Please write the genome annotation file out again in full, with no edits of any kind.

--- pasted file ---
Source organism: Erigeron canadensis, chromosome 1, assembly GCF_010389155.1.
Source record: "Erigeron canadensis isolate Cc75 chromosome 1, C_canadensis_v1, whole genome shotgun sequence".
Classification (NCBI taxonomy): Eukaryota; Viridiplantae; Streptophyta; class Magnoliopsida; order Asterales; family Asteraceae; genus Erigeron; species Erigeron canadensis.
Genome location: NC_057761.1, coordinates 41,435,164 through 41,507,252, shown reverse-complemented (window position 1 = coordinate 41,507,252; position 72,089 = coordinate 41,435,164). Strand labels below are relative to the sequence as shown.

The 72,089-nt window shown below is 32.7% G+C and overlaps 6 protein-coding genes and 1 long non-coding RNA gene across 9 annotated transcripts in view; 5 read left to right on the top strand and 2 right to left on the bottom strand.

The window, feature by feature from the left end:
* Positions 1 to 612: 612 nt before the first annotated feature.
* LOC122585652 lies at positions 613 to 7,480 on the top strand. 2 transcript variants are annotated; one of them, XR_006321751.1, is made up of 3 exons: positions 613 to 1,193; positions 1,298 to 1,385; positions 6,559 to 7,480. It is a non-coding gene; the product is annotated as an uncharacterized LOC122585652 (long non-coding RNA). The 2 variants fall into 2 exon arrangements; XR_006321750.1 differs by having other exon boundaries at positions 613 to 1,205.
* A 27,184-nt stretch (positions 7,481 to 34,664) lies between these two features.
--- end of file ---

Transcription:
Source organism: Erigeron canadensis, chromosome 1, assembly GCF_010389155.1.
Source record: "Erigeron canadensis isolate Cc75 chromosome 1, C_canadensis_v1, whole genome shotgun sequence".
Classification (NCBI taxonomy): Eukaryota; Viridiplantae; Streptophyta; class Magnoliopsida; order Asterales; family Asteraceae; genus Erigeron; species Erigeron canadensis.
Genome location: NC_057761.1, coordinates 41,435,164 through 41,507,252, shown reverse-complemented (window position 1 = coordinate 41,507,252; position 72,089 = coordinate 41,435,164). Strand labels below are relative to the sequence as shown.

The 72,089-nt window shown below is 32.7% G+C and overlaps 6 protein-coding genes and 1 long non-coding RNA gene across 9 annotated transcripts in view; 5 read left to right on the top strand and 2 right to left on the bottom strand.

The window, feature by feature from the left end:
* Positions 1 to 612: 612 nt before the first annotated feature.
* LOC122585652 lies at positions 613 to 7,480 on the top strand. 2 transcript variants are annotated; one of them, XR_006321751.1, is made up of 3 exons: positions 613 to 1,193; positions 1,298 to 1,385; positions 6,559 to 7,480. It is a non-coding gene; the product is annotated as an uncharacterized LOC122585652 (long non-coding RNA). The 2 variants fall into 2 exon arrangements; XR_006321750.1 differs by having other exon boundaries at positions 613 to 1,205.
* A 27,184-nt stretch (positions 7,481 to 34,664) lies between these two features.